Sometimes it seems that any news you hear out of Egypt is bad news. Whether it’s about an increasing budget deficit, a new wave of violent clashes or another government screw up, it feels as if everybody is actively trying to make things worse. But that couldn’t be farther from the truth.
For every person out there not doing their job or actively making the country a worse place to live, there are a thousand more who are sick of the politics and stagnation, who just want to see Egypt flourish, and are working tirelessly to make that happen.
The team behind Egypt’s latest tech startup, Engezni, are some of those people.
This February, Engezni won second place at the University Mobile Challenge at the prestigious Mobile World Congress. The Mobile World Congress is the biggest conference for mobile technology in the world, with over 70,000 people making the trip to Barcelona each year.
The conference is host to many activities including exhibitions of the latest in mobile and wearable computing, keynote presentations from the tech world’s biggest CEOs (this year was host to Mark Zuckerberg, Jan Koum of Whatsapp and Virginia Rometty of IBM among others) and of course, the final round of the University Mobile Challenge, an international mobile app development competition for university students in their final year.
Each year, 170 teams from around the world develop apps to compete, with only 14 teams being selected to attend the finals in Barcelona. The winner is judged according to the innovative utility of their app as well as the strength of their business model and the effectiveness of their presentation.
Engezni is a web and mobile app made for users to browse restaurant menus, order food online, and go social about it. In addition to that, it’s an outlet management system that restaurants can use to manage online orders and engage with their customers without intermediaries.
To put it simply, it’s an app that lets you order food and displays your order on a computer on the restaurant’s side, eliminating the human error between placing the orders and receiving the orders on the restaurant side. The idea is simple, but it has never been done the way the Engezni team is doing it.
The general idea of Engezni
According to Amr Ashraf, the CEO of Engezni, the application allows users to connect directly with a restaurant,“Most applications that handle food ordering depend on a call center, we send the order directly to the restaurant. On their side, they see a simple webpage that is updated every time they receive an order”.
It all started when Ashraf was in a software engineering class in early 2013 at the American University in Cairo. The professor asked them to think of an idea that would change the community and design a software model around it, so he came up with Engezni based on his frustration with similar services like Otlob that he had noticed while interning at LinkDevelopment (Otlob’s parent company).
“What I didn’t like about Otlob is that its operational model is slow, buggy, and causes hassle to both restaurants and end users,” explains Ashraf.
The slow and cumbersome nature of such services is actually what inspired the name ‘Engezni’, which comes from the Arabic slang ‘Engez,’ meaning ‘hurry up’. After completing his design, Ashraf took another class over the summer, this time in mobile development, where he had to create an app. It seemed only natural to expand on his previous work, so he took the design he had already made and implemented it.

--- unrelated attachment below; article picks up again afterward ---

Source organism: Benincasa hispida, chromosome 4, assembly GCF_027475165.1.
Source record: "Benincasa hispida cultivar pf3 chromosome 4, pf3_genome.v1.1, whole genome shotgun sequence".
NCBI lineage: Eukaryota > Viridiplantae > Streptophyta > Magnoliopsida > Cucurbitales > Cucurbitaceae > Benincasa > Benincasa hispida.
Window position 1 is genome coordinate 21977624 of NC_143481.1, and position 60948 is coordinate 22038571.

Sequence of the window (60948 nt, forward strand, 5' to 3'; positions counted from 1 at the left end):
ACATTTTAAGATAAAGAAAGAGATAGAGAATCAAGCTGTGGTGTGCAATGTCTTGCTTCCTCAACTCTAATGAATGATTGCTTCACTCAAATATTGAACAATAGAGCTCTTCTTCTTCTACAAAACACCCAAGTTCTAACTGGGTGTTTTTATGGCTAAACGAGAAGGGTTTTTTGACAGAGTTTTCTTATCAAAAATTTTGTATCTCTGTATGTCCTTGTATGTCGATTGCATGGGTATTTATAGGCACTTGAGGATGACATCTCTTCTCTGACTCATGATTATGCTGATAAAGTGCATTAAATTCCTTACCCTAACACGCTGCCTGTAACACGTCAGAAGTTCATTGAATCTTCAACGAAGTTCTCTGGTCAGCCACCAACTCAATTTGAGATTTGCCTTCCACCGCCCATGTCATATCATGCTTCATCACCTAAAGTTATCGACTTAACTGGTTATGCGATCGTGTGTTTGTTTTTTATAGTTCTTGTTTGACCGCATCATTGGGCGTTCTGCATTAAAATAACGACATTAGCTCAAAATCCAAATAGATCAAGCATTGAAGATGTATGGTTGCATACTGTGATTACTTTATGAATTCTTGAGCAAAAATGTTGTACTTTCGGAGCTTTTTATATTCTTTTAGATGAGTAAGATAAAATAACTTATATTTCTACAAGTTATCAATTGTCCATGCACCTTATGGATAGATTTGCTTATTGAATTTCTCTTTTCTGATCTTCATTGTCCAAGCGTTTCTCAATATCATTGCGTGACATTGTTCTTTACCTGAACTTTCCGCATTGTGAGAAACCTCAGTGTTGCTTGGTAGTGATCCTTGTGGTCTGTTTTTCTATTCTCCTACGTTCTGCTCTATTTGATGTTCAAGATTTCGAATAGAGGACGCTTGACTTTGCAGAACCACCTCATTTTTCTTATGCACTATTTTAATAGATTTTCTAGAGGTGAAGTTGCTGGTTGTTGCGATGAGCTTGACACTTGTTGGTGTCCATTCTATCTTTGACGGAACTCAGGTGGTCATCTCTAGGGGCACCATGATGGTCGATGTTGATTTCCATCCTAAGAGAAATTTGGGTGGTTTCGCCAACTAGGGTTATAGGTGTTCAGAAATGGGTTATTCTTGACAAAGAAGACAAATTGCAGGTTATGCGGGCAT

As the app began to take shape, two chance encounters would turn Ashraf’s pet project into a fully-fledged business. The first was with Ahmed Shinawy, a classmate of Ashraf’s from the Computer Science and Engineering faculty. During a conversation, Ashraf mentioned Engezni to Shinawy and after considerable discussion, Shinawy tagged along as Lead UI Designer.
At the same time, through his involvement in TEDxAUC, Ashraf met Hayk Hakobyan, an Armenian businessman a few years his senior. Hakobyan, though originally coming from a Nuclear Physics background, had an MBA and worked in business consultancy. He approached Ashraf with an idea for a food discovery app, which Ashraf found fit perfectly with his food ordering design. They combined their models and Hakobyan joined the team, bringing his ideas and experience to his new role as Business Development Manager.
With an already formidable team, the three spent the next few months hammering out their business plan and solidifying their design before they brought along Nada Beshir as their Food Discovery Manager and Esmail Ahmed as their CTO. The five then formally registered Engezni as an Egyptian company.
Amr Ashraf speaking at ‘Catalyst for Change’Amr Ashraf, CEO of Engezni, speaking at ‘Catalyst for Change’
With a team of skilled individuals, a plan and a lot of passion, the Engezni team toiled away. One night while up late working, Ashraf received an email from a university professor advertising the University Mobile Challenge, and although he was short on sleep, he didn’t need to think twice before applying and quickly jumped at the opportunity.
“I filled out the application in about 5 minutes” says Ashraf. “The form was just short essay questions about our business. We had been talking about it so much, that I had memorized the answers to all of those questions”.